FOMO: Are you really missing out?

The role the Fear of Missing Out plays on adolescents


Kavya Iyer and Divya Nelakonda

A photo of a friend on vacation, lounging on the beaches in Hawaii, and another zip lining through the tall trees in Costa Rica. A quick click of a group of friends having fun together, ordering food at a restaurant or just spending quality time at someone’s house. These simple things that show up on our social media feeds have become an integral part of daily life. However, they can invoke paranoia in others. This effect is widely known as the Fear of Missing Out (FOMO).

FOMO can be brought out by other underlying causes, such as anxiety or feelings of shame or inadequacy. For those who are more insecure about their social status as well as their overall reputation, seeing pictures of their peers may deepen those negative emotions. They can feel ashamed about themselves, and often feel that they should be working harder to appear more amiable. All humans have the innate desire to belong and fit in, explaining why FOMO plays such a key role in how people behave throughout their daily lives.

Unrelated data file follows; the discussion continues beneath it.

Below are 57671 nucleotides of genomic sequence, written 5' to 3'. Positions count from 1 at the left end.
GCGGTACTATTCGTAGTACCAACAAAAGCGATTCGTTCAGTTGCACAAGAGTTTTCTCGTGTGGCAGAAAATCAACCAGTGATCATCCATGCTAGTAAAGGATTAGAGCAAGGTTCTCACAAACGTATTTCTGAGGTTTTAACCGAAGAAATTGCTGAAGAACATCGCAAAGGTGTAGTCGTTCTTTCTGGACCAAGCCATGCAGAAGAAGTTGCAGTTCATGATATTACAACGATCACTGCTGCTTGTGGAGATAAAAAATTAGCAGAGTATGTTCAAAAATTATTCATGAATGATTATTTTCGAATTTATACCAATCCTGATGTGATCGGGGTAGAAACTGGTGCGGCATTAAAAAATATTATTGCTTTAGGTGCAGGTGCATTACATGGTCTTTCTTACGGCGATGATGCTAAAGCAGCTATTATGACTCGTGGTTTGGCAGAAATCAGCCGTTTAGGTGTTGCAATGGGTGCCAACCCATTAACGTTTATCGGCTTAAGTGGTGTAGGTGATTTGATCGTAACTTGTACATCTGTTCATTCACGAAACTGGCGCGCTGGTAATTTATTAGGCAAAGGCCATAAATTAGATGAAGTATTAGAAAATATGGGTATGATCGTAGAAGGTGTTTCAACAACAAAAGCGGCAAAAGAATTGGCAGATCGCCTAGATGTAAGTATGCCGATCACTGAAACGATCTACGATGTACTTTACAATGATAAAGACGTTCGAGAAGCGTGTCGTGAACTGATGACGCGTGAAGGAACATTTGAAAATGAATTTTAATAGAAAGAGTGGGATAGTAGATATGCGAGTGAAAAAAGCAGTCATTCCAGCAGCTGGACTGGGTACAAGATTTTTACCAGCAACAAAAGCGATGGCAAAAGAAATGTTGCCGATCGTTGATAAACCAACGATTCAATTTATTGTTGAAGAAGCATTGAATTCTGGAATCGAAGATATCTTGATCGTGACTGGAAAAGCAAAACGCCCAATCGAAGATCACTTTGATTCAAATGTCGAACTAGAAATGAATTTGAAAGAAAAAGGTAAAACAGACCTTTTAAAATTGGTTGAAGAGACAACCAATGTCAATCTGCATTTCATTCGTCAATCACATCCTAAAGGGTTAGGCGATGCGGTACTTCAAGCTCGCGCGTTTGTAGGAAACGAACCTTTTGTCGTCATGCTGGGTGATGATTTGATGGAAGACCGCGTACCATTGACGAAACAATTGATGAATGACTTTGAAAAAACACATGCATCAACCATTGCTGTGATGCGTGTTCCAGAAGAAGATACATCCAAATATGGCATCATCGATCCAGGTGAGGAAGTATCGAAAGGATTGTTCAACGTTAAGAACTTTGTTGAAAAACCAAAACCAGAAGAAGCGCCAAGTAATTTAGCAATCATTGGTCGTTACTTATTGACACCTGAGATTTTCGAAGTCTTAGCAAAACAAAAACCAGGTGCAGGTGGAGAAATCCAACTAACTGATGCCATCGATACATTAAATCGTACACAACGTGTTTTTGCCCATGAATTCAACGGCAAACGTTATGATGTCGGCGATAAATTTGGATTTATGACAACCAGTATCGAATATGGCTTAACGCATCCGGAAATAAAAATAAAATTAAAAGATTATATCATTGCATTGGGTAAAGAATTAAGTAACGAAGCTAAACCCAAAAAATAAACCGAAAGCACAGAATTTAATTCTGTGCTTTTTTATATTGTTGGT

“Our feelings are not facts, but they can feel like facts,” said school psychologist Brittany Stevens. “Especially since humans are pack animals, the feeling of being left out can deeply affect many people.”

With the proliferation of portable electronics and expansion of social media application usage, FOMO has become a growing problem. People who experience FOMO are likely to value their social media as an indicator of their social success through the number of likes, comments, tags in others’ photos and followers they have. FOMO has been found to cause greater use of social media, as people find it a convenient access point to see what their peers are doing.

“I know of teenagers and adults that have had to delete all their social media accounts because their obsession with seeing what others were doing became unhealthy,” Stevens said.